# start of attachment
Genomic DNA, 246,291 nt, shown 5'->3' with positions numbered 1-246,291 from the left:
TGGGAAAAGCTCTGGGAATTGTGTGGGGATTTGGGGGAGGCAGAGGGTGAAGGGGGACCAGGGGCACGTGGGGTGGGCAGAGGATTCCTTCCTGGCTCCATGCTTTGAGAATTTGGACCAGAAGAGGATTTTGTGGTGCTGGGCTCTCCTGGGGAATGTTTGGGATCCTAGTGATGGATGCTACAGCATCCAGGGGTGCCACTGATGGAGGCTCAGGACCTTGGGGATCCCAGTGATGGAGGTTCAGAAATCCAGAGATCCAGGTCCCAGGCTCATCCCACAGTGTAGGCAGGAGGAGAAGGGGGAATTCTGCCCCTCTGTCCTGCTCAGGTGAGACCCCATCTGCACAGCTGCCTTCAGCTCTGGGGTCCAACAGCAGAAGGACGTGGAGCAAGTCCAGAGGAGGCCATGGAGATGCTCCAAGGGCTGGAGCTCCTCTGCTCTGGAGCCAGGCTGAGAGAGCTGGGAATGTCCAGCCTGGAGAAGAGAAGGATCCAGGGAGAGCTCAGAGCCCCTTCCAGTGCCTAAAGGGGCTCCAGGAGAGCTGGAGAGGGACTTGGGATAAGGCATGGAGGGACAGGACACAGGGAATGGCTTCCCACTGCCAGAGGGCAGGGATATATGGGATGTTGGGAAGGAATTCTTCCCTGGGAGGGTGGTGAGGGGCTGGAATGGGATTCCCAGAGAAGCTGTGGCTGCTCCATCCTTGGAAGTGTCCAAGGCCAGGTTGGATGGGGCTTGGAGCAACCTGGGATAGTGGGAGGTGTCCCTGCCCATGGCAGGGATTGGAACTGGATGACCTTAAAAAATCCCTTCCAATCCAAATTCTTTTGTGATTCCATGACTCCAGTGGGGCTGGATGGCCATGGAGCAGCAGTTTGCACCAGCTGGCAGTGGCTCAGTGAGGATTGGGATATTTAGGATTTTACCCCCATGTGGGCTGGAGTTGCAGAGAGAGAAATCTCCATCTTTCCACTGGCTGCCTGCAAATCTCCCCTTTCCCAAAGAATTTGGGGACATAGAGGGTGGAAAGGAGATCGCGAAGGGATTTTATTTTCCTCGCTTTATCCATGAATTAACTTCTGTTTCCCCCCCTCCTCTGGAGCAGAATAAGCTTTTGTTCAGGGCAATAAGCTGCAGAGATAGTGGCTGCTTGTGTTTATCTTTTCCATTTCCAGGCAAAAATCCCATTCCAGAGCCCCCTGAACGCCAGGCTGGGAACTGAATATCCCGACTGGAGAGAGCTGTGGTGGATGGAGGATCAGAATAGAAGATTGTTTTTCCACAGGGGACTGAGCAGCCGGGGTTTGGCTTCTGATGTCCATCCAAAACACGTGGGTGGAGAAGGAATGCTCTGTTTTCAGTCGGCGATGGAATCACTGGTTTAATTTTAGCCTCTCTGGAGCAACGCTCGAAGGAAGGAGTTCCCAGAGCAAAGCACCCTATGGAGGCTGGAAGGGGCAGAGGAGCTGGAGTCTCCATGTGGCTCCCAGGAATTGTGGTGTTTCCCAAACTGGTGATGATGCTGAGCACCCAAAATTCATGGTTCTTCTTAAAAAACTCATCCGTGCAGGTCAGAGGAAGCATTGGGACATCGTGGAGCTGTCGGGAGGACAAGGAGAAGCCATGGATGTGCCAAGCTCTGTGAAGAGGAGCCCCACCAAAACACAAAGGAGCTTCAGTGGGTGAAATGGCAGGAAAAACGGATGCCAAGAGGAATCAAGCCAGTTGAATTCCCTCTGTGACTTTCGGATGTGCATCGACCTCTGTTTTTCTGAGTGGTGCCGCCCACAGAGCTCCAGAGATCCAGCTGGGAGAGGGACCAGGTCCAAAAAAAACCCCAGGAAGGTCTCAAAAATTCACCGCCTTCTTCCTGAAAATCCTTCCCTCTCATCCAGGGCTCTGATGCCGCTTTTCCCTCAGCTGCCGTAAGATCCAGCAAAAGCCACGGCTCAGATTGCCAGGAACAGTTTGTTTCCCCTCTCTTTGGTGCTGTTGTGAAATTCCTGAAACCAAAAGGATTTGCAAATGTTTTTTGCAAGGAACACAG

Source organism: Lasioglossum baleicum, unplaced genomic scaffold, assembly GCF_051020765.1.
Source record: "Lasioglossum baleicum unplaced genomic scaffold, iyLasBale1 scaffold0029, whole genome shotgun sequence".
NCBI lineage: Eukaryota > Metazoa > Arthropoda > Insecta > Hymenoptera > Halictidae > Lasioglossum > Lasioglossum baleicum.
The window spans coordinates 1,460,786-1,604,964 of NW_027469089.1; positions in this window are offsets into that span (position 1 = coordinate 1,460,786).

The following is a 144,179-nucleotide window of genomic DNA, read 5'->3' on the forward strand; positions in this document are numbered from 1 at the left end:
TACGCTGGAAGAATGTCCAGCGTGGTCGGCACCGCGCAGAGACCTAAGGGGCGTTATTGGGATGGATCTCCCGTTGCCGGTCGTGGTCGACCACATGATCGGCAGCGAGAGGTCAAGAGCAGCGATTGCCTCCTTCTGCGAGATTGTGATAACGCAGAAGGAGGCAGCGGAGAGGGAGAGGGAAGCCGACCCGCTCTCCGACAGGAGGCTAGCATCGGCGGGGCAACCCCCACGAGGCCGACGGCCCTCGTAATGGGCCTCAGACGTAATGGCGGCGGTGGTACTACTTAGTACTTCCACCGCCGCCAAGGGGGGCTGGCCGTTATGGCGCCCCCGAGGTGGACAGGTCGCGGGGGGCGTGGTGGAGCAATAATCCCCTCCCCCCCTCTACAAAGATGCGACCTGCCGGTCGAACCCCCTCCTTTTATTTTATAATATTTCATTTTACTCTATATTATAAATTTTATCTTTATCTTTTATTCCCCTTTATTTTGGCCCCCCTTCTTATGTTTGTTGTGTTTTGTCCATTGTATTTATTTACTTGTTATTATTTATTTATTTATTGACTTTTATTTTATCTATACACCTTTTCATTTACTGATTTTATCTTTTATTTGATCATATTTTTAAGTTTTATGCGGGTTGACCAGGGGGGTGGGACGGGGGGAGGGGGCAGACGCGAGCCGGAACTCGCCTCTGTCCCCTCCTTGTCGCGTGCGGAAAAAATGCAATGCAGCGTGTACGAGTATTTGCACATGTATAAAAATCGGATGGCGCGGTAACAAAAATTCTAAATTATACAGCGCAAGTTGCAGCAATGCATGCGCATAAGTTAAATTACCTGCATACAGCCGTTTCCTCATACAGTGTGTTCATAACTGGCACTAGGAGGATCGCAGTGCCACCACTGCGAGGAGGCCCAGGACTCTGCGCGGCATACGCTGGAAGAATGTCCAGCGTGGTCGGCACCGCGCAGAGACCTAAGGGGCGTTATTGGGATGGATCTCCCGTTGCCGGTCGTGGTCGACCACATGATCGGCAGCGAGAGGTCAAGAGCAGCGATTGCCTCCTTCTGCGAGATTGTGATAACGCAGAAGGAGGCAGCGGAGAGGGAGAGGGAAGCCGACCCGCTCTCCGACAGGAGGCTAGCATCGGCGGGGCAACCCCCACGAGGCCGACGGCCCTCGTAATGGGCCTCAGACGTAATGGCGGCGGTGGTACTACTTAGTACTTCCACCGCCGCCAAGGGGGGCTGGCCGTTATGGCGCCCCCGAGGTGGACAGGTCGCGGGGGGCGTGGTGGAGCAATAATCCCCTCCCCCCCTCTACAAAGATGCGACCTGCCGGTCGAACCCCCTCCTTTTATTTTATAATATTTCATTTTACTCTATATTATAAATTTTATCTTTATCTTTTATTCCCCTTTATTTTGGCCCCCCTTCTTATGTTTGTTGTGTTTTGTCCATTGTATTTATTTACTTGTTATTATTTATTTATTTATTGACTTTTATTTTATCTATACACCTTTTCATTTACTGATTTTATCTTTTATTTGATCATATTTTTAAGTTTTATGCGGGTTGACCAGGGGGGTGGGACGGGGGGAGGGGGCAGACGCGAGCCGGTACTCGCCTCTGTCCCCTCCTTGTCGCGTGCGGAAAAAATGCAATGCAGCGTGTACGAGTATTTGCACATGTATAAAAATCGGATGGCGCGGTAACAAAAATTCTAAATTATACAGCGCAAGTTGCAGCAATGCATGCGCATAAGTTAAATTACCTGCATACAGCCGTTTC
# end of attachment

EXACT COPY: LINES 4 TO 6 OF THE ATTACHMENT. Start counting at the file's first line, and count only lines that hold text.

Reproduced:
Source record: "Lasioglossum baleicum unplaced genomic scaffold, iyLasBale1 scaffold0029, whole genome shotgun sequence".
NCBI lineage: Eukaryota > Metazoa > Arthropoda > Insecta > Hymenoptera > Halictidae > Lasioglossum > Lasioglossum baleicum.
The window spans coordinates 1,460,786-1,604,964 of NW_027469089.1; positions in this window are offsets into that span (position 1 = coordinate 1,460,786).